The main shift that we’ve seen with modern engagement systems is the ability to reach individuals more quickly and efficiently. In my work as a student phonathon caller, there were several shifts where I dialed out more than 20 calls before reaching a live person.
Not only was I prone to a misdial as I manually punched in the 10-digit phone number I read off of the index card, but I wasted a lot of time trying to get in touch with a live person on the other end.
Today’s artificial intelligence (AI) technology can make accurate predictions for when a caller might reach a live person, optimizing that worker’s shift by reducing the amount of time they’re waiting for someone to pick up. This automation is achieved by configuring different dialing modes in your engagement system.
And it can be tweaked depending on who you’re calling. For example, a best practice would be to use a “Preview” dialing mode for a VIP or major donor, giving the student caller an opportunity to fully review that prospect’s record before the call gets connected.
Another major shift we’ve seen is better integrations between the advancement team’s fundraising CRM system and the system of engagement. Those index cards we were using in my college days were printed days (or sometimes more than a week) in advance.
Not only is it extremely wasteful to continually print out new index cards for your student callers, but it also provides little detail about the prospect. What’s worse: Because the cards were printed in advance, often the information was inaccurate.
Today, callers should have a customized script on their workstation display for every call. And it should pull in any relevant personal information that would progress the call in a meaningful way. Advanced automation can also easily match a caller with similar attributes as the prospect, such as Greek life affiliation or matching those callers with alumni who had the same major.
New gifts and/or record updates should also be addressed in the CRM system immediately and securely while the call is live. This triggers any follow-up workflows, such as receipts and acknowledgements, to start without delay.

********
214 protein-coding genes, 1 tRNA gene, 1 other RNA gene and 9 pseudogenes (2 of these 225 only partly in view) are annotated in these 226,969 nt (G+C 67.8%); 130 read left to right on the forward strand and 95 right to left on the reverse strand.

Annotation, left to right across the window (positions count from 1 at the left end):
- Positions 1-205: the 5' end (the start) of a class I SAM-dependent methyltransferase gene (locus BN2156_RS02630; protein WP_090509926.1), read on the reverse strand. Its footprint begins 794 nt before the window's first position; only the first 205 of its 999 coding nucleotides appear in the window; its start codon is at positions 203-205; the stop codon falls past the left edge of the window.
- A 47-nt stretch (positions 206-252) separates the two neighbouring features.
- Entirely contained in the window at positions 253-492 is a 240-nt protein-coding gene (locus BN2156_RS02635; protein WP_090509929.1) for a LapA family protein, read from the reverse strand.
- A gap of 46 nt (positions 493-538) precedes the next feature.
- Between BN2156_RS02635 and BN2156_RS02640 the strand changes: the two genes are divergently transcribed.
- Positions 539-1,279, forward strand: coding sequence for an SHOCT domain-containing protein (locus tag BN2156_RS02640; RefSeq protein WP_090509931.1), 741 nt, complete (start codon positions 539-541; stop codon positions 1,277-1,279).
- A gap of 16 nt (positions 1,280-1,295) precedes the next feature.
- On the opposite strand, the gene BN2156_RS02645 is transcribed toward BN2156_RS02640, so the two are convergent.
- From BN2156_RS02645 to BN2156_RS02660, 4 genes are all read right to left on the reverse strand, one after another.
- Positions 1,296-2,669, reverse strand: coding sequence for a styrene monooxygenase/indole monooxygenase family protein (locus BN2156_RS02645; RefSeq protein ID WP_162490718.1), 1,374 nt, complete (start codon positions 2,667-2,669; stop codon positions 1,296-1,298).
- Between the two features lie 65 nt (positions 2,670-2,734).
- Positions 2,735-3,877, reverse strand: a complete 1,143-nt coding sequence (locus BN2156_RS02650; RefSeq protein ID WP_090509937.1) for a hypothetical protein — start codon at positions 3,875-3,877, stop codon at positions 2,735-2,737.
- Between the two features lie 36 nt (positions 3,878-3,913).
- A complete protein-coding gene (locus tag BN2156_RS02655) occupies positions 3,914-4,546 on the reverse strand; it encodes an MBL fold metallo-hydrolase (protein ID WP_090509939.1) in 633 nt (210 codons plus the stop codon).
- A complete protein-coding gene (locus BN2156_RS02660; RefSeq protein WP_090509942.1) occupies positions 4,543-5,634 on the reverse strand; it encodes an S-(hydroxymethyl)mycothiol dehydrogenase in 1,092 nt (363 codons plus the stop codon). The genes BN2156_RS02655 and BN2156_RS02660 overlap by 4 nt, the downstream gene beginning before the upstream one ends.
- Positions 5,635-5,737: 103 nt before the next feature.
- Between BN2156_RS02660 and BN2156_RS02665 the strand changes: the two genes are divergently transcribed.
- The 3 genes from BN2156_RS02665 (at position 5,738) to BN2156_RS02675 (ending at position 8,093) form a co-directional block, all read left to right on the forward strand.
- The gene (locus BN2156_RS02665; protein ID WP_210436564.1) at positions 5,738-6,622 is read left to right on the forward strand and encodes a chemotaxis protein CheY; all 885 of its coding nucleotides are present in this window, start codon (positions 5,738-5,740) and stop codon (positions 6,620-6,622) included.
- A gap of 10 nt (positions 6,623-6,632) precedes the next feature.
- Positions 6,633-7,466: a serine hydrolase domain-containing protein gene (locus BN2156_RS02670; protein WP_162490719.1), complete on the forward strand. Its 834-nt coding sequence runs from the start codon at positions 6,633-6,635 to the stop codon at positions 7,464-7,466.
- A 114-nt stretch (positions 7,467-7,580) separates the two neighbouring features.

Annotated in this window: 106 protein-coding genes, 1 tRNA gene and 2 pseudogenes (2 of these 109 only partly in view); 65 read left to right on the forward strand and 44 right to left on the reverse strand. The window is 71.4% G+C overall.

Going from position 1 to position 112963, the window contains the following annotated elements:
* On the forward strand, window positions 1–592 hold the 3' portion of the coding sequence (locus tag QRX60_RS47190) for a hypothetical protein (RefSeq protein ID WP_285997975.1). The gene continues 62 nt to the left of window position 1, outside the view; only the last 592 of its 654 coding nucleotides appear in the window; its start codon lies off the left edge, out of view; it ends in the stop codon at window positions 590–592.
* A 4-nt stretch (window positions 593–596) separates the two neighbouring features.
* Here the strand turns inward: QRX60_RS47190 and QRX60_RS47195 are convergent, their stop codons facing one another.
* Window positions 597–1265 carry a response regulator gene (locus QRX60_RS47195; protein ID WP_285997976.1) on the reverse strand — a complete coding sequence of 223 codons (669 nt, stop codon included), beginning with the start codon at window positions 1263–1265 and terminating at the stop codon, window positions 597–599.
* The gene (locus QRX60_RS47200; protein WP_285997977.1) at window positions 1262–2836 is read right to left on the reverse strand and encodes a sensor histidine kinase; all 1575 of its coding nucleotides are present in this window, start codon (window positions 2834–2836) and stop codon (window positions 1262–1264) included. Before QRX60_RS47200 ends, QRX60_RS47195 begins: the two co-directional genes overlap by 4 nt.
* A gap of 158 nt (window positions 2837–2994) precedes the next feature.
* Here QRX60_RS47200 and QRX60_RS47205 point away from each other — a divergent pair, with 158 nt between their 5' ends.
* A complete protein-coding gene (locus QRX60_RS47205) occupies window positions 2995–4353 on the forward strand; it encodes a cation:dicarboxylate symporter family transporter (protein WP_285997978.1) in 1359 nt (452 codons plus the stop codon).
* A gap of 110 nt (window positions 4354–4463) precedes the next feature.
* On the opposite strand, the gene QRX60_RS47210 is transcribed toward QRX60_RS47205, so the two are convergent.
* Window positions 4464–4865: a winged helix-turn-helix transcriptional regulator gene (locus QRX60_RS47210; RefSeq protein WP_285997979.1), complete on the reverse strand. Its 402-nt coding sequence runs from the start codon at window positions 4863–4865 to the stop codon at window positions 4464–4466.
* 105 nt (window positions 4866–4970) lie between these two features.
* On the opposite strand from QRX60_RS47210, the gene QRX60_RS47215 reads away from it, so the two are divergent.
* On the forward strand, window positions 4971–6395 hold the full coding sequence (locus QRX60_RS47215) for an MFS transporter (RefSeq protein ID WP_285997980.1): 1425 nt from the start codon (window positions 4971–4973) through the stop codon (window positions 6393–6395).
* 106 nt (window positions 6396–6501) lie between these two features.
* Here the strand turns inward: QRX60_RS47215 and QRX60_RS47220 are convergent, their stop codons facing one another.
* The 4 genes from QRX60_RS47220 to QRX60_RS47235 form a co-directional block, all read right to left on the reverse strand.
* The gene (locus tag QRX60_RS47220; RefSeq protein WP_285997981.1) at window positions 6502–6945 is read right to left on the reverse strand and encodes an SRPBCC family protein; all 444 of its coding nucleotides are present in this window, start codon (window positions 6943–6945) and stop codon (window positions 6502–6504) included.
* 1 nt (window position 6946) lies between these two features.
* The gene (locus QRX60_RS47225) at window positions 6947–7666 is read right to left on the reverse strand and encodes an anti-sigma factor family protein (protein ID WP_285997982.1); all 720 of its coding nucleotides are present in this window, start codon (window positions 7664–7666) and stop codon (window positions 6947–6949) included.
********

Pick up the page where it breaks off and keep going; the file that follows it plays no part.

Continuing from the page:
Finally, phonathons need to expand to include other digital channels, such as SMS, video, social and email, so connections can be made on your constituents’ preferred channel of communication. While it might be easy to procure technologies that do each of those, very few engagement systems provide that omnichannel experience within a single cloud platform.
In a recent webinar, Adam Compton, Executive Director of Annual Giving at North Carolina State University, stated “We need our messaging to align from our phone to our mail to our email strategy, versus our phone running over on one side and mail/email/text running on the other side with very different messaging. How do we bring all that together in one cohesive message? … that’s what the future’s about.”
The truth is the future is already here for many industries. And for better or worse, people expect their alma mater to engage with them in the same way their favorite retailer, streaming service or financial institution engages with them.
Although the phone is here to stay (and perhaps is experiencing a revival among the younger generation), new digital technologies will continue to grow. Universities have to stay ahead of it.
Modern engagement systems can help universities redefine their phonathon programs with innovative outreach capabilities. Not only will this help acquire and recapture your donor base, you’ll also more adequately build lasting and meaningful relationships with your constituents.